Flash! Friday # 31

And we’re CLOSED! Thanks so much for joining in the battle. Judge Dan Radmacher’s decision will post Saturday afternoon.

Yesterday was Independence Day in the United States. Gets a dragon thinking Big Thoughts about freedom and independence and courage and heroism (and, obviously, that most patriotic of themes, the barbeque).  What is worth fighting for? What is courage? What makes a hero? We thought it would be a worthwhile challenge exploring those themes for Round 31. These, and of course Mayhem and Utter Desolation.

(Here are your contest guidelines).

This week’s noble undertaking is judged by dauntless SVW member Dan Radmacher. (Be sure to check out his judge page to learn what he looks for in a heroically winning entry.)

Art thou ready, worthy competitors? Then GO!

Word limit: 200-word story (5-word leeway on either side) based on the photo prompt.

* How: Post your story here in the comments. Include your word count (between 195-205 words, exclusive of title) and Twitter handle if you’ve got one.

* Deadline: 11:59pm ET tonight (check the world clock if you need to; Flash! Friday’s on New York time)

Winners: will post tomorrow (Saturday)

Prize: A valiant e-trophy e-dragon e-badge, a courageously designed page for you here at FF, a fearless 60-second interview feature next Wednesday, and YOUR NAME on the Flash! Friday Heroic Wall of Heroic Heroes. NOTE: Winning and non-winning stories alike remain eligible for selection for Monday’s Flash Points.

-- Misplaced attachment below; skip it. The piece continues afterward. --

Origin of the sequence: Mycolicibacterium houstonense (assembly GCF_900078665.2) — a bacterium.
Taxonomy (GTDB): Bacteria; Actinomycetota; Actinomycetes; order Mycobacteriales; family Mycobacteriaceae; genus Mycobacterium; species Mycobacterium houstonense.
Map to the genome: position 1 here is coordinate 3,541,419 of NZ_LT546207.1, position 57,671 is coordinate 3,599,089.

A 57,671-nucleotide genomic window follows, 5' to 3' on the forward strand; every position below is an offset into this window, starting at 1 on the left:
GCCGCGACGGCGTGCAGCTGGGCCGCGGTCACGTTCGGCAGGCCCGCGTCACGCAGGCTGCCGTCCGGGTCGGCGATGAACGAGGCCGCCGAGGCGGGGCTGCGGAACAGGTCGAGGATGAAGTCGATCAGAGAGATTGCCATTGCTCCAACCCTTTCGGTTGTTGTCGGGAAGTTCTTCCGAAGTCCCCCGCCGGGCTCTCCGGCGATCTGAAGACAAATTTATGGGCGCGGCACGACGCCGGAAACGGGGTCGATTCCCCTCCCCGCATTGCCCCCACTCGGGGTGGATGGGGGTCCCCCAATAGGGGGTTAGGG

* Follow @FlashFridayFic on Twitter for up-to-date news/announcements/tips on what to pack for heroic journeys.  And now for your prompt:

Castle in Venezuela. Photo courtesy of David Mark, Pixabay

Castle in Venezuela. Photo courtesy of David Mark, Pixabay


49 thoughts on “Flash! Friday # 31

  1. ill-tempered – 204 words

    The liquid glowed red like a sunset as it poured from the melting pot. The Smith wiped his brow with a thick leather glove to prevent the sweat from trickling into his eyes. He carefully guided the substance into the mould under the watchful gaze of his captors. They frantically made notes, studying his every move so as to eventually remove his usefulness to them. The only way to prolong this miserable existence was to keep them guessing. He changed the process again, this time pouring cold water onto the sculpture. It hissed and spat in protest as they scribbled away.

    The ugly one with the moustache barked at him in broken english, “Why you add water?”
    “It settles the metal quicker, makes it stronger. Allows you to pack it with more gunpowder, to fire further.”
    Ugly smiled a wicked one-toothed grin. It would take several days for the metal to cool, and several more for them to ship this evil contraption to the castle. By the time they tried to fire it he would likely be dead, but he would get the last laugh when the weakened steel exploded in their faces. This would be his final contribution to the rebel cause.

  2. @StephenWilds
    “Broken Serenity” – 204 words

    She stopped abruptly, walking along the top rung of the old castle wall. Alita froze in place when she saw the cannon, afraid of it. The loud noise it made, the shaking it caused, and the smell of the powder were not what bothered her, it was the reason why they were needed.
    Nico’s touch caused her to jump and stifle a yelp. Alita swatted at him playfully, wondering how long he had been watching her.